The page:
A foundational collection of essays that demonstrate how to study race and media

From graphic footage of migrant children in cages to #BlackLivesMatter and #OscarsSoWhite, portrayals and discussions of race dominate the media landscape. Race and Media adopts a wide range of methods to make sense of specific occurrences, from the corporate portrayal of mixed-race identity by 23andMe to the cosmopolitan fetishization of Marie Kondo. As a whole, this collection demonstrates that all forms of media—from the sitcoms we stream to the Twitter feeds we follow—confirm racism and reinforce its ideological frameworks, while simultaneously giving space for new modes of resistance and understanding.

In each chapter, a leading media scholar elucidates a set of foundational concepts in the study of race and media—such as the burden of representation, discourses of racialization, multiculturalism, hybridity, and the visuality of race. In doing so, they offer tools for media literacy that include rigorous analysis of texts, ideologies, institutions and structures, audiences and users, and technologies. The authors then apply these concepts to a wide range of media and the diverse communities that engage with them in order to uncover new theoretical frameworks and methodologies. From advertising and music to film festivals, video games, telenovelas, and social media, these essays engage and employ contemporary dialogues and struggles for social justice by racialized communities to push media forward.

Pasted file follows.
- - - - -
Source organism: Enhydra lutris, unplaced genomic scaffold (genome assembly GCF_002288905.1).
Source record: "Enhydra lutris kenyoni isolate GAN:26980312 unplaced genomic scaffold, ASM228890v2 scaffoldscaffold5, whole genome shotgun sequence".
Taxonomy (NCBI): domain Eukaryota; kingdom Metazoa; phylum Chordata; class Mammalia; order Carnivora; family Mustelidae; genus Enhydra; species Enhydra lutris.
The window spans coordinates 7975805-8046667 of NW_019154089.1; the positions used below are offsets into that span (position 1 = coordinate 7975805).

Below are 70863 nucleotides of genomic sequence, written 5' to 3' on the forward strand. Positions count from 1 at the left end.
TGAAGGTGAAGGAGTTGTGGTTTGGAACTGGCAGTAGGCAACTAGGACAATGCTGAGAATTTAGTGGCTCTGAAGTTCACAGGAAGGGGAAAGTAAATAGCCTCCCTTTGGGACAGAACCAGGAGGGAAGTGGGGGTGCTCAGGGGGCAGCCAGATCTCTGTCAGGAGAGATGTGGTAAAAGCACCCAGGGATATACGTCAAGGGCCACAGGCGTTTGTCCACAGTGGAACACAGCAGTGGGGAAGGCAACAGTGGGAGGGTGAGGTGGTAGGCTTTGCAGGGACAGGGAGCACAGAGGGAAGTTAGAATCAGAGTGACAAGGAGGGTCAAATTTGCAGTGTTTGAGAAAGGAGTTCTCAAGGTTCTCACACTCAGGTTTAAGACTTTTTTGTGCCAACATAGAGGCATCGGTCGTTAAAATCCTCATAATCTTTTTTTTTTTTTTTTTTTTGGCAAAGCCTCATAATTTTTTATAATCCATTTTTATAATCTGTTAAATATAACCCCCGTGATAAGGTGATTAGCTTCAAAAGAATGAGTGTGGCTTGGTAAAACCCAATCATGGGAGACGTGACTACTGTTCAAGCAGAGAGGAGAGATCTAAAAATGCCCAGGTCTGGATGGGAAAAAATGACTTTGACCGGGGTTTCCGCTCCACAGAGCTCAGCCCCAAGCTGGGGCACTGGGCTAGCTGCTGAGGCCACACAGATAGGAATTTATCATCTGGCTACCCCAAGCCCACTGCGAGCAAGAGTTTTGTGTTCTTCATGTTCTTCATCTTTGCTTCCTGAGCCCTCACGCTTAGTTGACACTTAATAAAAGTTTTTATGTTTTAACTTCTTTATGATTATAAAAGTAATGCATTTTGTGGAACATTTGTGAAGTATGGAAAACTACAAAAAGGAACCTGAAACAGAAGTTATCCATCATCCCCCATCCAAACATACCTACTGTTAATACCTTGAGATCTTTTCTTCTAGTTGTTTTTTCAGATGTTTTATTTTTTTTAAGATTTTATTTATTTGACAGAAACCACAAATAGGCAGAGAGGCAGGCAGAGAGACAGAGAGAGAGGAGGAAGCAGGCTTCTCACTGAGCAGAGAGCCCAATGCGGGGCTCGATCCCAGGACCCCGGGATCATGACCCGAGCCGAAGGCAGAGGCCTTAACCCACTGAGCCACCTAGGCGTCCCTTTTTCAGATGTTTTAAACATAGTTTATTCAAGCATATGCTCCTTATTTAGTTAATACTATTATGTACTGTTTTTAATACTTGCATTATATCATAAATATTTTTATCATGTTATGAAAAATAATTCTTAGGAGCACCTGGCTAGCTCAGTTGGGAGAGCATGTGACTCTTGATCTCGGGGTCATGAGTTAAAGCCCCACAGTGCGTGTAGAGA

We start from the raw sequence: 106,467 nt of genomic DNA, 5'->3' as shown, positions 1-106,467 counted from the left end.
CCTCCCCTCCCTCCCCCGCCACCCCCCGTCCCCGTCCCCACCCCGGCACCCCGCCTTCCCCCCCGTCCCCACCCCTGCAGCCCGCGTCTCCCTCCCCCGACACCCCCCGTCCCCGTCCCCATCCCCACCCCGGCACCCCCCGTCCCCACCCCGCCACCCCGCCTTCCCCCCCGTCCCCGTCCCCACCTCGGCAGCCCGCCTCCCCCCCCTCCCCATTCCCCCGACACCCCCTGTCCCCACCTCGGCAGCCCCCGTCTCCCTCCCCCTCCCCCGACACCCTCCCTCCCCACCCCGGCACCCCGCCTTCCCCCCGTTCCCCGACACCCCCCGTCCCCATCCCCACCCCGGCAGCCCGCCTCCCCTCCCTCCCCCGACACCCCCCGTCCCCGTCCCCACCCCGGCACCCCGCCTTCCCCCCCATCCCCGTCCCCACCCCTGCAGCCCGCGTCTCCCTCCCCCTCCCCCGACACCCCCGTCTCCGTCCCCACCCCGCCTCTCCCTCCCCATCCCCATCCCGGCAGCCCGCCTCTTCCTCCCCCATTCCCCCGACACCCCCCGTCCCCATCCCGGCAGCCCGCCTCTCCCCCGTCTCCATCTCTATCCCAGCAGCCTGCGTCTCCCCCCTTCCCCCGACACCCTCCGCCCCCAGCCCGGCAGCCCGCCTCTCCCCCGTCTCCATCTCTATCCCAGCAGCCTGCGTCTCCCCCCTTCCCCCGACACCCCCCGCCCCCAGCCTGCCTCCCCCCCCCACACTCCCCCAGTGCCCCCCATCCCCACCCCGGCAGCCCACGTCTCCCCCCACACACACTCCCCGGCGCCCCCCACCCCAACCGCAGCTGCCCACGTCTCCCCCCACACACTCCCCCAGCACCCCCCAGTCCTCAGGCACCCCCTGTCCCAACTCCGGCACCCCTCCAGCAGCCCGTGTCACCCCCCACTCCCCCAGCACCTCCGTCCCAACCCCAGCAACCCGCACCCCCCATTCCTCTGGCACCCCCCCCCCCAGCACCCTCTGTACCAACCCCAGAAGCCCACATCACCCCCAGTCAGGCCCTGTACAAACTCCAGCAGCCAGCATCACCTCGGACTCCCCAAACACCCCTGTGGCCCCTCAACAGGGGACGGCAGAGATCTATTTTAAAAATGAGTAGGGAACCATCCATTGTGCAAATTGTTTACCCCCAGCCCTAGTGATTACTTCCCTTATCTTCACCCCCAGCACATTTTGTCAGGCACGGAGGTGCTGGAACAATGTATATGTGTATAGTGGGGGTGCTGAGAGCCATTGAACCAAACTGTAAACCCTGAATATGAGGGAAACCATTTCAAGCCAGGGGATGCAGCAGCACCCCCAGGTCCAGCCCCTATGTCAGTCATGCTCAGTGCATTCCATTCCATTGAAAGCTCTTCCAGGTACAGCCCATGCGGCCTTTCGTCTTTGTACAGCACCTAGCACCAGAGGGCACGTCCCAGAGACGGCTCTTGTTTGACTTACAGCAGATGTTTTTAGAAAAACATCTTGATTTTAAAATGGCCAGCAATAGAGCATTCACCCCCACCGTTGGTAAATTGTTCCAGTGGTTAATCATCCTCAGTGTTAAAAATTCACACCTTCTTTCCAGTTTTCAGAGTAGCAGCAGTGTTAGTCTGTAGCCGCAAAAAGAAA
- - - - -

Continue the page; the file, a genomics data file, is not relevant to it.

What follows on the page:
Contributors include: Mary Beltrán, Meshell Sturgis, Ralina L. Joseph, Dolores Inés Casillas, Jennifer Lynn Stoever, Jason Kido Lopez, Peter X Feng, Jacqueline Land, Mari Castañeda, Jun Okada, Amy Villarejo, Aymar Jean Christian, Sarah Florini, Raven Maragh-Lloyd, Sulafa Zidani, Lia Wolock, Meredith D. Clark, Jillian M. Báez, Miranda J. Brady, Kishonna L. Gray, and Susan Noh.